4. Habit Discontinuity – during times of uncertainty, consumers will alter their behaviours in predictable ways. Consumers are especially prone to look to authority figures and peers before making purchasing decisions. At worst, toilet paper panic buying during the Covid-19 pandemic well-illustrates this point. At best, brands and marketing professionals can use these insights to help customers make decisions that benefit them. These insights set the scene in understanding your audiences during a recession and the general patterns influencing their purchasing decisions. 

Layer 2: Category specific insights 

In times of economic downturn, some sectors are affected more than others. It is important to understand where your brand sits, as well as your customer’s behaviour within that context. Sectors can broadly be categorised by 3 main groups:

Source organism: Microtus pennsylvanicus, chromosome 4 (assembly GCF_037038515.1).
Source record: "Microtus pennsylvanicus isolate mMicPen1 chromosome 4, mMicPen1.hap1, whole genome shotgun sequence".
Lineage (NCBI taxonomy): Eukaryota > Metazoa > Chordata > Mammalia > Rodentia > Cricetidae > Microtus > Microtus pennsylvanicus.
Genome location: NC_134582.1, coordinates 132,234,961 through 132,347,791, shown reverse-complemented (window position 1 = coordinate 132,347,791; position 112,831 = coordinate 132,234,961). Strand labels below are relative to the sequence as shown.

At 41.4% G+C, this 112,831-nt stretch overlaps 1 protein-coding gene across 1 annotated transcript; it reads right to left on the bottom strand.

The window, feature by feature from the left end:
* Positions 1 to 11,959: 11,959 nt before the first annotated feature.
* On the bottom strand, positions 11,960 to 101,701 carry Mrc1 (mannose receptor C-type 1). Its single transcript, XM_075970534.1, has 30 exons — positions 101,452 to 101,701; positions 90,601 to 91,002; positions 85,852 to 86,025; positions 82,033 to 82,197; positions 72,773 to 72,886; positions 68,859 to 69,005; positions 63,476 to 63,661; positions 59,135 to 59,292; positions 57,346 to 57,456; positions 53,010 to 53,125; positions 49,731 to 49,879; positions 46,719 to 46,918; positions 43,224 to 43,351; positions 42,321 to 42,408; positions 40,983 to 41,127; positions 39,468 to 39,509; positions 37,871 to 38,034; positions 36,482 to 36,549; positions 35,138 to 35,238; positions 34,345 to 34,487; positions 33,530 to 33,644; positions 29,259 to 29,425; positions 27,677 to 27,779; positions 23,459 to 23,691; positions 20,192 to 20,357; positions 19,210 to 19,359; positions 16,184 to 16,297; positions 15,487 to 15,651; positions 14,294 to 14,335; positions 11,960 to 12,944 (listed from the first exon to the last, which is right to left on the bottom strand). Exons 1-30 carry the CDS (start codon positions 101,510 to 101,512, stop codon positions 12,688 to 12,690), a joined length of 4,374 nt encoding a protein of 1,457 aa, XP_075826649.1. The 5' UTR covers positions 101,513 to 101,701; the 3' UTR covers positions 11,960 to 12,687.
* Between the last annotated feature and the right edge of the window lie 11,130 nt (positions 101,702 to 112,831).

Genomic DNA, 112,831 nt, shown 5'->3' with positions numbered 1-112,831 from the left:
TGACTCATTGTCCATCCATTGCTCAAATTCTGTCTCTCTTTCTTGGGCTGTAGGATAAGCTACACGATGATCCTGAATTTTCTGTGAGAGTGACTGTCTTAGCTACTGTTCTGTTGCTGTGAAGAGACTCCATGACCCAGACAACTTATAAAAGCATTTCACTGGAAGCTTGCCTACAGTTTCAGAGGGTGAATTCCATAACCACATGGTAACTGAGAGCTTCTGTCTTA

1. Victims – consumer behaviour is largely changed resulting in reduced spending. Consider how businesses fared during the pandemic, sectors such as entertainment, transport and brick-and-mortar retail struggled to stay afloat. This was largely due to lockdowns where consumers did not have the ability to make use of these services. In an upcoming recession, it is likely that sectors such as entertainment (especially theatre and concerts), furniture and potentially ready food delivery services (including meal box subscriptions and takeaways) may suffer as consumers reduce any non-essential spending, whilst actively seeking cheaper alternatives for these.

2. Survivors – consumer spending is largely unaffected as goods and services are perceived to be essential in maintaining a certain standard of living. However with that being said, consumers are likely to spend with higher levels of intentionality meaning that we will see small shifts in behaviour as opposed to large behavioural change. Consumers will be on the lookout for promotions, discounts and bargains whilst being open to trading down where possible. Experts predict that sectors such as sporting events, fitness and home improvement are likely to sit within this category.